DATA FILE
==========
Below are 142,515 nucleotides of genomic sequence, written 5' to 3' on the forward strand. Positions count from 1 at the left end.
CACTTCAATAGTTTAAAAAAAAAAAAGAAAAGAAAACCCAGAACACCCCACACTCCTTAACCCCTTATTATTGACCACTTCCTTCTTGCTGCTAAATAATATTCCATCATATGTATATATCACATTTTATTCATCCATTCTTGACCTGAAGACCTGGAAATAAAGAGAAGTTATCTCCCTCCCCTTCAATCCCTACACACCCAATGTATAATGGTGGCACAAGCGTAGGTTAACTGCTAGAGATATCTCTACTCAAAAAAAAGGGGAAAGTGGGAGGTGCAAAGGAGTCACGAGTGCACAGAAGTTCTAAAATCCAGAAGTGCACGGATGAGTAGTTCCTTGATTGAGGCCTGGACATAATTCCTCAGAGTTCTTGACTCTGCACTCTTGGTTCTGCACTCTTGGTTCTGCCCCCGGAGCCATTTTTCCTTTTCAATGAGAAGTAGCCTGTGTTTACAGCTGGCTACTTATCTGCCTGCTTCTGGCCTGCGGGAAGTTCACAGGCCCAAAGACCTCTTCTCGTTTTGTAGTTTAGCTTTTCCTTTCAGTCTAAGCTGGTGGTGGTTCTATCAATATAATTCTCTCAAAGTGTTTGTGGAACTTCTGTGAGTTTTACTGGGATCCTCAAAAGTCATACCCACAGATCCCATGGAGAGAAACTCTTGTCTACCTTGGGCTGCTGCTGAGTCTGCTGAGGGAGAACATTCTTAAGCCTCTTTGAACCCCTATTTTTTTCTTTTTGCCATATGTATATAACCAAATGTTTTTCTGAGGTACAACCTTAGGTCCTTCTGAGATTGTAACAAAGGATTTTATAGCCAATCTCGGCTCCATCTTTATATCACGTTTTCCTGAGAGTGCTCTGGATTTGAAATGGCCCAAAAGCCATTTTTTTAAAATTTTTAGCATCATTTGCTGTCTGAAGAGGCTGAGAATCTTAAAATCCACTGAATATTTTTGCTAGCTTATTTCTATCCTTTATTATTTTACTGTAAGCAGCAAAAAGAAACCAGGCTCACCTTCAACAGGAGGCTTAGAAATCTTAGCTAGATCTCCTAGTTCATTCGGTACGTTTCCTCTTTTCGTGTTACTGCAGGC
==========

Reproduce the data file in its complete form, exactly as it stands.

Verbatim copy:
Below are 142,515 nucleotides of genomic sequence, written 5' to 3' on the forward strand. Positions count from 1 at the left end.
CACTTCAATAGTTTAAAAAAAAAAAAGAAAAGAAAACCCAGAACACCCCACACTCCTTAACCCCTTATTATTGACCACTTCCTTCTTGCTGCTAAATAATATTCCATCATATGTATATATCACATTTTATTCATCCATTCTTGACCTGAAGACCTGGAAATAAAGAGAAGTTATCTCCCTCCCCTTCAATCCCTACACACCCAATGTATAATGGTGGCACAAGCGTAGGTTAACTGCTAGAGATATCTCTACTCAAAAAAAAGGGGAAAGTGGGAGGTGCAAAGGAGTCACGAGTGCACAGAAGTTCTAAAATCCAGAAGTGCACGGATGAGTAGTTCCTTGATTGAGGCCTGGACATAATTCCTCAGAGTTCTTGACTCTGCACTCTTGGTTCTGCACTCTTGGTTCTGCCCCCGGAGCCATTTTTCCTTTTCAATGAGAAGTAGCCTGTGTTTACAGCTGGCTACTTATCTGCCTGCTTCTGGCCTGCGGGAAGTTCACAGGCCCAAAGACCTCTTCTCGTTTTGTAGTTTAGCTTTTCCTTTCAGTCTAAGCTGGTGGTGGTTCTATCAATATAATTCTCTCAAAGTGTTTGTGGAACTTCTGTGAGTTTTACTGGGATCCTCAAAAGTCATACCCACAGATCCCATGGAGAGAAACTCTTGTCTACCTTGGGCTGCTGCTGAGTCTGCTGAGGGAGAACATTCTTAAGCCTCTTTGAACCCCTATTTTTTTCTTTTTGCCATATGTATATAACCAAATGTTTTTCTGAGGTACAACCTTAGGTCCTTCTGAGATTGTAACAAAGGATTTTATAGCCAATCTCGGCTCCATCTTTATATCACGTTTTCCTGAGAGTGCTCTGGATTTGAAATGGCCCAAAAGCCATTTTTTTAAAATTTTTAGCATCATTTGCTGTCTGAAGAGGCTGAGAATCTTAAAATCCACTGAATATTTTTGCTAGCTTATTTCTATCCTTTATTATTTTACTGTAAGCAGCAAAAAGAAACCAGGCTCACCTTCAACAGGAGGCTTAGAAATCTTAGCTAGATCTCCTAGTTCATTCGGTACGTTTCCTCTTTTCGTGTTACTGCAGGC